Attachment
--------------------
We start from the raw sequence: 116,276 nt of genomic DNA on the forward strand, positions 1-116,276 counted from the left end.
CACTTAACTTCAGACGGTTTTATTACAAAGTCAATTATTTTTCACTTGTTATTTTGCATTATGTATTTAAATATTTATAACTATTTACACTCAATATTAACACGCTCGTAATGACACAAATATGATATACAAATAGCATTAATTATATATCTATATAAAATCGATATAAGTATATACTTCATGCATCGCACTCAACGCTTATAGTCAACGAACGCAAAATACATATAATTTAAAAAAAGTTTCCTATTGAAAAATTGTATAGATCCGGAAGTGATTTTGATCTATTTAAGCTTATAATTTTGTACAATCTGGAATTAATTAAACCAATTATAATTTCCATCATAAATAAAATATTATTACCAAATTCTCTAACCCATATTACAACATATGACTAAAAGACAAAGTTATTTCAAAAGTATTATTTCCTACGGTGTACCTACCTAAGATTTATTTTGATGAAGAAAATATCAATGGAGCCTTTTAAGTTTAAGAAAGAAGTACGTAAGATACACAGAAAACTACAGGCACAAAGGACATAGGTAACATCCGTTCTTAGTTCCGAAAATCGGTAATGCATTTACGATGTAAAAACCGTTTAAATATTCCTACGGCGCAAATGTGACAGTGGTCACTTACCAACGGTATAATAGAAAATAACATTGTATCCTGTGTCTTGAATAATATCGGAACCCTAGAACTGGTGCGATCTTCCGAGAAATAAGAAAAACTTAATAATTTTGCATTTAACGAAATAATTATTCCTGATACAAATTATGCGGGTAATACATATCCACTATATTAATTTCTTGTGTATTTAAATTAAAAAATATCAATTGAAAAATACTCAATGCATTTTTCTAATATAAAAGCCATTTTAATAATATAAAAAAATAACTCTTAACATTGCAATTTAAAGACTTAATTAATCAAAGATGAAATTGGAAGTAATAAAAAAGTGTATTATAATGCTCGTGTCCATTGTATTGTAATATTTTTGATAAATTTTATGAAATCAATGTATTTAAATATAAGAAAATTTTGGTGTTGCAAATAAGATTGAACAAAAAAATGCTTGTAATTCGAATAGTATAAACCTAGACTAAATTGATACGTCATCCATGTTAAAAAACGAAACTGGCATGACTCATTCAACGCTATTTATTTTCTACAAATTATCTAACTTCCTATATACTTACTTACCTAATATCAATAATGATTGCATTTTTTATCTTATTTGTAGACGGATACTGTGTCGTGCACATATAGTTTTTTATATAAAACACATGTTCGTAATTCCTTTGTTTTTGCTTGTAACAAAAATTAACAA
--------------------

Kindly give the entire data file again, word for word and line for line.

We start from the raw sequence: 116,276 nt of genomic DNA on the forward strand, positions 1-116,276 counted from the left end.
CACTTAACTTCAGACGGTTTTATTACAAAGTCAATTATTTTTCACTTGTTATTTTGCATTATGTATTTAAATATTTATAACTATTTACACTCAATATTAACACGCTCGTAATGACACAAATATGATATACAAATAGCATTAATTATATATCTATATAAAATCGATATAAGTATATACTTCATGCATCGCACTCAACGCTTATAGTCAACGAACGCAAAATACATATAATTTAAAAAAAGTTTCCTATTGAAAAATTGTATAGATCCGGAAGTGATTTTGATCTATTTAAGCTTATAATTTTGTACAATCTGGAATTAATTAAACCAATTATAATTTCCATCATAAATAAAATATTATTACCAAATTCTCTAACCCATATTACAACATATGACTAAAAGACAAAGTTATTTCAAAAGTATTATTTCCTACGGTGTACCTACCTAAGATTTATTTTGATGAAGAAAATATCAATGGAGCCTTTTAAGTTTAAGAAAGAAGTACGTAAGATACACAGAAAACTACAGGCACAAAGGACATAGGTAACATCCGTTCTTAGTTCCGAAAATCGGTAATGCATTTACGATGTAAAAACCGTTTAAATATTCCTACGGCGCAAATGTGACAGTGGTCACTTACCAACGGTATAATAGAAAATAACATTGTATCCTGTGTCTTGAATAATATCGGAACCCTAGAACTGGTGCGATCTTCCGAGAAATAAGAAAAACTTAATAATTTTGCATTTAACGAAATAATTATTCCTGATACAAATTATGCGGGTAATACATATCCACTATATTAATTTCTTGTGTATTTAAATTAAAAAATATCAATTGAAAAATACTCAATGCATTTTTCTAATATAAAAGCCATTTTAATAATATAAAAAAATAACTCTTAACATTGCAATTTAAAGACTTAATTAATCAAAGATGAAATTGGAAGTAATAAAAAAGTGTATTATAATGCTCGTGTCCATTGTATTGTAATATTTTTGATAAATTTTATGAAATCAATGTATTTAAATATAAGAAAATTTTGGTGTTGCAAATAAGATTGAACAAAAAAATGCTTGTAATTCGAATAGTATAAACCTAGACTAAATTGATACGTCATCCATGTTAAAAAACGAAACTGGCATGACTCATTCAACGCTATTTATTTTCTACAAATTATCTAACTTCCTATATACTTACTTACCTAATATCAATAATGATTGCATTTTTTATCTTATTTGTAGACGGATACTGTGTCGTGCACATATAGTTTTTTATATAAAACACATGTTCGTAATTCCTTTGTTTTTGCTTGTAACAAAAATTAACAA